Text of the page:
“Whatever step we take, we take it for (the welfare) of the people and the country,” he said.
Under current policy, thousands of Kurdish students, lawyers, activists and politicians have been arrested under Erdogan’s government on the flimsy charges of terrorist ties. And, until recently, education in Kurdish was banned.
Nevertheless, Turkey wants to be perceived as the beacon of democratic leadership in the Middle East. Peace with the PKK is almost a requirement for that goal.
“If we can resolve this issue and Kurds, Turks and others can look at each other as human beings and not as ethnic groups, we will release an explosion of development in Turkey and be the undisputed regional leader,” a senior Turkish government officials involved in the talks was quoted saying by the Wall Street Journal, or WSJ.
To that end, the government has made some concessions to the Kurds. “As a precursor to the talks, Ankara has demonstrated its seriousness by pushing through a number of reforms allowing the Kurdish language into the public sphere: last month a court decision removed restrictions on using Kurdish in political campaigns, and Turkey courts have begun allowing testimony in the Kurdish language,” Soner Cagaptay and Tyler Evans wrote for Al-Moniter.
Peace also has potential political benefits for Prime Minister Erdogan, who has made no secret of his desire to run for the presidency once Abdullah Gul steps down next year.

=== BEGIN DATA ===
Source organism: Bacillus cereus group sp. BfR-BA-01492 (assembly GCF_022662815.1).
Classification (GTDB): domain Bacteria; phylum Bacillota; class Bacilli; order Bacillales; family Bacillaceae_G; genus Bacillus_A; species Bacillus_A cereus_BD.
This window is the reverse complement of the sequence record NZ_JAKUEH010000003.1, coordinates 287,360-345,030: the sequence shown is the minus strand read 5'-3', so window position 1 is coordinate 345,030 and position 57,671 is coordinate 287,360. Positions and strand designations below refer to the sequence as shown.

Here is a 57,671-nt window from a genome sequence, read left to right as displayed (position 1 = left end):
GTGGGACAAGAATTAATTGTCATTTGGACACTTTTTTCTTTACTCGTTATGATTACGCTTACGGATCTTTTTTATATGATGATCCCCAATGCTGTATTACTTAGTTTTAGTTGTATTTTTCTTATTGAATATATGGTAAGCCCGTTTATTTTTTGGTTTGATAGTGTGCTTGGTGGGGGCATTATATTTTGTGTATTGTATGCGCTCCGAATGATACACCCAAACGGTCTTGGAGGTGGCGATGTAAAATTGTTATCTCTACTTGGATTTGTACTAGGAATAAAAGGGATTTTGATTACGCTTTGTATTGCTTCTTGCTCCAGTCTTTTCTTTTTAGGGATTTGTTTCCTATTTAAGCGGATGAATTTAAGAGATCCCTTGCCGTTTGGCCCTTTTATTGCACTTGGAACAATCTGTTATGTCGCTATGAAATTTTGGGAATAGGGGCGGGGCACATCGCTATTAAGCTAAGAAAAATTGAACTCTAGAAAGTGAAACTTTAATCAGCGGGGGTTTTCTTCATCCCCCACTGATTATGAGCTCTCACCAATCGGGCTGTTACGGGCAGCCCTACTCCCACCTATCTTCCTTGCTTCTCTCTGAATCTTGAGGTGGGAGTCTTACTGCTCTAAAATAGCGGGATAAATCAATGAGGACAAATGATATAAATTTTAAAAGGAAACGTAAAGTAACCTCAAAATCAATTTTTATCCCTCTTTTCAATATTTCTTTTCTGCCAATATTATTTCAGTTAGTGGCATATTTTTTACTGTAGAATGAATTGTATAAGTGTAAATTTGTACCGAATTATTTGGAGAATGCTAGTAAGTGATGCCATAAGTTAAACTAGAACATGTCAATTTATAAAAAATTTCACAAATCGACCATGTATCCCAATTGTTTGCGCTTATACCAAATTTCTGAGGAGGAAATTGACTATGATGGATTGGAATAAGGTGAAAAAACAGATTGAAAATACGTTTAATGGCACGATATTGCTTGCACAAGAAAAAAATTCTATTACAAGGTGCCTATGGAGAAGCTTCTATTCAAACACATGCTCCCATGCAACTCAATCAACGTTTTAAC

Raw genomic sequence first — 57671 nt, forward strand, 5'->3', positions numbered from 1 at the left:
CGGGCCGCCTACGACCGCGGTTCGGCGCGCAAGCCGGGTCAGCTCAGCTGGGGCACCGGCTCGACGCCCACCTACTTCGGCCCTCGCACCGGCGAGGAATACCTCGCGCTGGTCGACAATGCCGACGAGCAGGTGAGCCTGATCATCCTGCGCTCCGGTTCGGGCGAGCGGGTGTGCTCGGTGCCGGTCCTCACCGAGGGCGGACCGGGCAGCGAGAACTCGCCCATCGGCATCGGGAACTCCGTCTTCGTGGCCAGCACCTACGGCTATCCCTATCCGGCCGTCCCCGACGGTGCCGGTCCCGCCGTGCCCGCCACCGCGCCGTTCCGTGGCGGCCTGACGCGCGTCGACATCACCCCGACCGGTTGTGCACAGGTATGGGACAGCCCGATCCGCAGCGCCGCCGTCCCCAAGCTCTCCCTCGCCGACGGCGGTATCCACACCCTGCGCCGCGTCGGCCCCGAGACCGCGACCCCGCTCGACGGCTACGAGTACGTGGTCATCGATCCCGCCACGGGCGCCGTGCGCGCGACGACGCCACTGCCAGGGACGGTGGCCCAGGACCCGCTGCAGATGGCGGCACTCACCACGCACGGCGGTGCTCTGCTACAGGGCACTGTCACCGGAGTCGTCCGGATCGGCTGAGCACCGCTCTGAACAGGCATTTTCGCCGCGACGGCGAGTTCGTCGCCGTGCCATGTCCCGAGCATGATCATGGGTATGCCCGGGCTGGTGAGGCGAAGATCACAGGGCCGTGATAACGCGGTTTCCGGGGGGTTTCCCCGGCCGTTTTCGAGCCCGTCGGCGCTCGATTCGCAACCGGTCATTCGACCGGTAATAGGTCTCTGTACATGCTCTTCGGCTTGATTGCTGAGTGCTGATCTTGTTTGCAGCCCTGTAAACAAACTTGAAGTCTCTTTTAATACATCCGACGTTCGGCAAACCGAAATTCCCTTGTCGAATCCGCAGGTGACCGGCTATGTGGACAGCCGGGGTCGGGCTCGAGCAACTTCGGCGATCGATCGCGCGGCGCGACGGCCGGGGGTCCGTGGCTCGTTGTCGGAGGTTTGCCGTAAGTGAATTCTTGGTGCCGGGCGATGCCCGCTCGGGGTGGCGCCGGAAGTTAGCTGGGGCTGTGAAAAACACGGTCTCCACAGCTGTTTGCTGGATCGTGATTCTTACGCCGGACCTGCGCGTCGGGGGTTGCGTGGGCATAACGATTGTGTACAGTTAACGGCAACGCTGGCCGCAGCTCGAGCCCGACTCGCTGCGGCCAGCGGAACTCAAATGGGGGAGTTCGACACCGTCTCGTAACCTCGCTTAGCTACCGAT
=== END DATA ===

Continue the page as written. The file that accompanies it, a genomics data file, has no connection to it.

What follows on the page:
Nor has he camouflaged his eagerness to see the presidency strengthened. The current parliamentary system in Turkey accords the prime minister a good portion of the decision-making power, as the head of government. The president is a largely ceremonial role. Switching to a presidential system would reverse the power roles, giving more power to the president, thereby allowing Erdogan — if he should win the presidency — another title without a loss in control. The proposal submitted by Erdogan’s AKP to the parliamentary Constitutional Conciliation Commission would give the presidency significant powers, and over the judiciary.
Peace with the PKK could also put a stop to the growing PKK-linked Kurdish group in Syria, which threatens to spill over into Turkey. This branch, backed by an armed militia loyal to Ocalan, has “taken control in pockets of the country’s predominately Kurdish northeast,” according to the WSJ.
“In order for the withdrawal to take place quickly, and for the peace to be lasting” Ocalan said through the BDP’s Demirtas, “I hope that Parliament will fulfill the obligations of its historic mission at the same pace.”
Turkey will have to give up something to attain real peace and “regional leadership.” Let’s hope Turkey wants it enough this time round.
Elisha Maldonado is the editorial page editor for the International Business Times. Image of Rumeli fortress in Istanbul courtesy of Big Stock Photo.